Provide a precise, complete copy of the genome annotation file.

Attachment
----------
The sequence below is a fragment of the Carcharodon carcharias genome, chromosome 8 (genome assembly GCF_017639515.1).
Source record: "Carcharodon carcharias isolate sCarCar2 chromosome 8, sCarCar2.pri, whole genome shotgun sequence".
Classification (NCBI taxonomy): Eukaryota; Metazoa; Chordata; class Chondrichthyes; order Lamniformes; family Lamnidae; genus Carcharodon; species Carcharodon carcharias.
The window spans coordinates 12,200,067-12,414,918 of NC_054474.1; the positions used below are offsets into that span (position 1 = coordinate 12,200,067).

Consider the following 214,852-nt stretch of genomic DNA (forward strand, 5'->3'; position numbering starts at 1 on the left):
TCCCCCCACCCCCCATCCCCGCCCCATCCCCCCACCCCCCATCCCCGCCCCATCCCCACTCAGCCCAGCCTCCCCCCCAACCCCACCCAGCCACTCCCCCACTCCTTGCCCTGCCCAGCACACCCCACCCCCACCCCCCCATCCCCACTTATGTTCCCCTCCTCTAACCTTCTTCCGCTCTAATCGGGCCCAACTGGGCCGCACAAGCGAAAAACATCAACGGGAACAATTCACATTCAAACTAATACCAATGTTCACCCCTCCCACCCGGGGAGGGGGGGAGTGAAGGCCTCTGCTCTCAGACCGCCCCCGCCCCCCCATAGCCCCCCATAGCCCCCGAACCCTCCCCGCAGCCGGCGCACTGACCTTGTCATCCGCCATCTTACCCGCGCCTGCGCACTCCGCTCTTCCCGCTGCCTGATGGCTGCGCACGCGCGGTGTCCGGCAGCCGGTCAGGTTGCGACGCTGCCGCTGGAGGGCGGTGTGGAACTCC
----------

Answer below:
The sequence below is a fragment of the Carcharodon carcharias genome, chromosome 8 (genome assembly GCF_017639515.1).
Source record: "Carcharodon carcharias isolate sCarCar2 chromosome 8, sCarCar2.pri, whole genome shotgun sequence".
Classification (NCBI taxonomy): Eukaryota; Metazoa; Chordata; class Chondrichthyes; order Lamniformes; family Lamnidae; genus Carcharodon; species Carcharodon carcharias.
The window spans coordinates 12,200,067-12,414,918 of NC_054474.1; the positions used below are offsets into that span (position 1 = coordinate 12,200,067).

Consider the following 214,852-nt stretch of genomic DNA (forward strand, 5'->3'; position numbering starts at 1 on the left):
TCCCCCCACCCCCCATCCCCGCCCCATCCCCCCACCCCCCATCCCCGCCCCATCCCCACTCAGCCCAGCCTCCCCCCCAACCCCACCCAGCCACTCCCCCACTCCTTGCCCTGCCCAGCACACCCCACCCCCACCCCCCCATCCCCACTTATGTTCCCCTCCTCTAACCTTCTTCCGCTCTAATCGGGCCCAACTGGGCCGCACAAGCGAAAAACATCAACGGGAACAATTCACATTCAAACTAATACCAATGTTCACCCCTCCCACCCGGGGAGGGGGGGAGTGAAGGCCTCTGCTCTCAGACCGCCCCCGCCCCCCCATAGCCCCCCATAGCCCCCGAACCCTCCCCGCAGCCGGCGCACTGACCTTGTCATCCGCCATCTTACCCGCGCCTGCGCACTCCGCTCTTCCCGCTGCCTGATGGCTGCGCACGCGCGGTGTCCGGCAGCCGGTCAGGTTGCGACGCTGCCGCTGGAGGGCGGTGTGGAACTCC